Schmelzer’s expertise in Jewish bibliography and librarianship was called upon in connection with exhibitions by the Jewish Museum, the New York Public Library, the Berliner Festspiele, and the Braginsky Collection. He completed the publication of Aron Freimann’s Union Catalog of Hebrew Manuscripts and Their Location, verifying all the data that it contained and compiling the index volume. He edited the reports by Alexander Marx, his predecessor as JTS librarian, on the library’s acquisition of rare books and manuscripts, adding a list of books and manuscripts acquired during his own tenure as librarian. Schmelzer wrote a report on the manuscript and book collection of the Jewish Theological Seminary–University of Jewish Studies of Hungary. For the American Jewish Year Book, he wrote several extensive surveys of scholarly literature published in the United States.
Concurrently with his service in the JTS library, Schmelzer pursued research in the field of medieval Hebrew poetry. He was awarded a doctorate in 1965 for his dissertation on the poetry of Isaac Ibn Ghiyath, which he wrote at JTS under the supervision of Professor Shalom Spiegel. In 1980, Schmelzer published a critical edition of the poetry of Isaac Ibn Ezra from a unique manuscript in the JTS collection. In 1996, he published Avot ha-piyyut, a collection of Hebrew liturgical poems by Kallir and other early synagogue poets that had been transcribed from Geniza manuscripts and partially prepared for publication by Spiegel, as well as some essays relating to these poets’ work by Spiegel, all left incomplete at Spiegel’s death. From Spiegel’s files, Schmelzer selected and organized the materials that were suitable for publication, completed the necessary editing and commentary, and crafted a book that is a model of this kind of scholarship. Besides these books, Schmelzer wrote numerous articles and reviews relating to medieval Hebrew poetry and Jewish bibliography; many of these were collected in his Studies in Jewish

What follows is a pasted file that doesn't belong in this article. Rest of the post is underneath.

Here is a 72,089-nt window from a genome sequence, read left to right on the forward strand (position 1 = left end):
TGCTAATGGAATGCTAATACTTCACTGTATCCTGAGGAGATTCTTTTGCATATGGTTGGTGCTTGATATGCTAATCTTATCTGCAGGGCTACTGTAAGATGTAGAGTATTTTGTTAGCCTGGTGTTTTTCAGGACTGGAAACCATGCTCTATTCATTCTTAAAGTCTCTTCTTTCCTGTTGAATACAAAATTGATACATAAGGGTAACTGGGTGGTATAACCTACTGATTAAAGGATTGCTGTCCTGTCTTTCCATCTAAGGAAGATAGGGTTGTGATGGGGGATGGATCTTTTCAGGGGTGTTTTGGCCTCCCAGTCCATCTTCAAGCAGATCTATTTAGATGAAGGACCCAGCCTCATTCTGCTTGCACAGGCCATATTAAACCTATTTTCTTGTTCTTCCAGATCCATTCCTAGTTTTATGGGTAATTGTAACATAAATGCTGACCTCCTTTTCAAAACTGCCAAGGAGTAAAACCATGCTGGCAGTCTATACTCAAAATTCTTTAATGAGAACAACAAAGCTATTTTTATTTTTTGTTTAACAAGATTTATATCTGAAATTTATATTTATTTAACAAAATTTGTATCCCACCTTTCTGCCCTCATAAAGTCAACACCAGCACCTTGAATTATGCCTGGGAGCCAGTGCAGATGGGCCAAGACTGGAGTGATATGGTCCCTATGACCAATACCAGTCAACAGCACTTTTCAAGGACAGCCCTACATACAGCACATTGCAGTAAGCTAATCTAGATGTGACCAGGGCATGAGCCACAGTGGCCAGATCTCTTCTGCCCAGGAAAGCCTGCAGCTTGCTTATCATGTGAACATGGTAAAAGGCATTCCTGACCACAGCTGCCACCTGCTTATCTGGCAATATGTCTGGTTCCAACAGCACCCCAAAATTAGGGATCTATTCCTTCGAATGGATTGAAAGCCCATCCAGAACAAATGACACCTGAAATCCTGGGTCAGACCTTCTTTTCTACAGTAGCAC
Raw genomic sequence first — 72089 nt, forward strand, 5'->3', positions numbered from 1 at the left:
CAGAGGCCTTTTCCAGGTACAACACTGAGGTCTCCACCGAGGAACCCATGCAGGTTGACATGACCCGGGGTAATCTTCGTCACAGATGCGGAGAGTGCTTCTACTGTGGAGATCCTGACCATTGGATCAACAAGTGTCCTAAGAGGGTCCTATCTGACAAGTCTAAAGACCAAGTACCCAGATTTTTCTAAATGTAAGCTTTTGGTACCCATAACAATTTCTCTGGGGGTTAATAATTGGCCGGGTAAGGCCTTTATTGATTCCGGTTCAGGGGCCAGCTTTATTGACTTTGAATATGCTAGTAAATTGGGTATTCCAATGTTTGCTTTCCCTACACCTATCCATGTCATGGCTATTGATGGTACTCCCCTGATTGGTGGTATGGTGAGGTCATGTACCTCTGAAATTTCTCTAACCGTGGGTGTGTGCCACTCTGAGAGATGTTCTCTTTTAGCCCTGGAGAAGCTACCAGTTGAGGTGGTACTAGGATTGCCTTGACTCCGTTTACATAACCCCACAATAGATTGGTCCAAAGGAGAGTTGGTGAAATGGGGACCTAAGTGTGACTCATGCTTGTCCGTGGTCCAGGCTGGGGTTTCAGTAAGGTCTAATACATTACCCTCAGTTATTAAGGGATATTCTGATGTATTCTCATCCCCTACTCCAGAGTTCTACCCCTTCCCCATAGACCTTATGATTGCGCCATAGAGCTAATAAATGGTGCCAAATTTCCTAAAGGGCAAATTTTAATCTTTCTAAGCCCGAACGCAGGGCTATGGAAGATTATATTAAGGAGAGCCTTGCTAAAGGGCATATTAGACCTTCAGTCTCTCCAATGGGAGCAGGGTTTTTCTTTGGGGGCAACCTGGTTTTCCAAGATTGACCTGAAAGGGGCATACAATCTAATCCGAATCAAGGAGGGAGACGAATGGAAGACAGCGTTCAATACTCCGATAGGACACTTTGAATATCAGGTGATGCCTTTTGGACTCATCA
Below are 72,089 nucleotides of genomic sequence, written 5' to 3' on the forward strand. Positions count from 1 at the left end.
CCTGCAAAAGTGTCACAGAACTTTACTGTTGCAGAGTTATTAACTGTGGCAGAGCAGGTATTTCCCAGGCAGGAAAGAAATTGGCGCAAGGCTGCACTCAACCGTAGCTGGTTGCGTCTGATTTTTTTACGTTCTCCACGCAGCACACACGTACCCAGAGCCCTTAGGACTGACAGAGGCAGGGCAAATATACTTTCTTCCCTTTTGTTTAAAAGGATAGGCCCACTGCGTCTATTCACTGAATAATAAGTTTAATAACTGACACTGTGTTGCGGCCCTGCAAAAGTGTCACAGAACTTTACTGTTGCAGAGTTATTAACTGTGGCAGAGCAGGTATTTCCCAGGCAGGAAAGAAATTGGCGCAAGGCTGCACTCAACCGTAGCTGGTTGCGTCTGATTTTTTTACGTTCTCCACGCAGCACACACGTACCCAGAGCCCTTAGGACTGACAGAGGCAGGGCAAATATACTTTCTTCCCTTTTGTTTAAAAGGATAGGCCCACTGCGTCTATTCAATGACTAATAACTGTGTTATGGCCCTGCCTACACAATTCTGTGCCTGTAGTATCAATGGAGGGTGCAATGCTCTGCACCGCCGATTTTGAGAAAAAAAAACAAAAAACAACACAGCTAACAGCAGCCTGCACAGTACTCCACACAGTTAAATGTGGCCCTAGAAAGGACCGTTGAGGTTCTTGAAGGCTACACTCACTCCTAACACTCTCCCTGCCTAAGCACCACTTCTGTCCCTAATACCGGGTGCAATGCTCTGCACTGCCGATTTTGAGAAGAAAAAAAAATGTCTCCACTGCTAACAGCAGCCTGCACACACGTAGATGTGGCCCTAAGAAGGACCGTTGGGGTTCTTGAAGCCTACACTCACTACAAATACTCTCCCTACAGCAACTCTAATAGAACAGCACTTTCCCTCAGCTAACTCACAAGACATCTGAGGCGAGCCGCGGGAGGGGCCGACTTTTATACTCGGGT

Bibliography and Medieval Hebrew Poetry (2006).
While serving as JTS librarian, Schmelzer was an active member of the JTS faculty, teaching courses on liturgy and medieval Hebrew poetry. He was named professor of medieval Hebrew literature and Jewish bibliography in 1987 and served as provost from 1994-97. In 2000, he became Albert B. and Bernice Cohen Professor of Medieval Jewish Literature, and in 2003, professor emeritus.
Schmelzer was associate division editor of the “Modern Jewish Scholarship” section of Encyclopaedia Judaica. He lectured at the Leo Baeck Institute, Yeshiva University, and the Hungarian Academy of Sciences. He received a Guggenheim Fellowship in 1992 and an honorary doctorate from the Spertus Institute of Jewish Studies in Chicago in 1999. He was distinguished visiting senior scholar at the John W. Kluge Center at the Library of Congress in 2004. He became a fellow of the AAJR in 2009; was awarded the Sandór Scheiber Award of the Hungarian Ministry of Education and Culture; and received an honorary doctorate from JTS in 2010. He was married to Ruth Blum, a descendent of a distinguished rabbinical family in Hungary, for sixty-one years; they had three children and eight grandchildren. He died in New
York in 2022.
* The author thanks David Kraemer, librarian, and the staff of the JTS library for their assistance
in composing this obituary.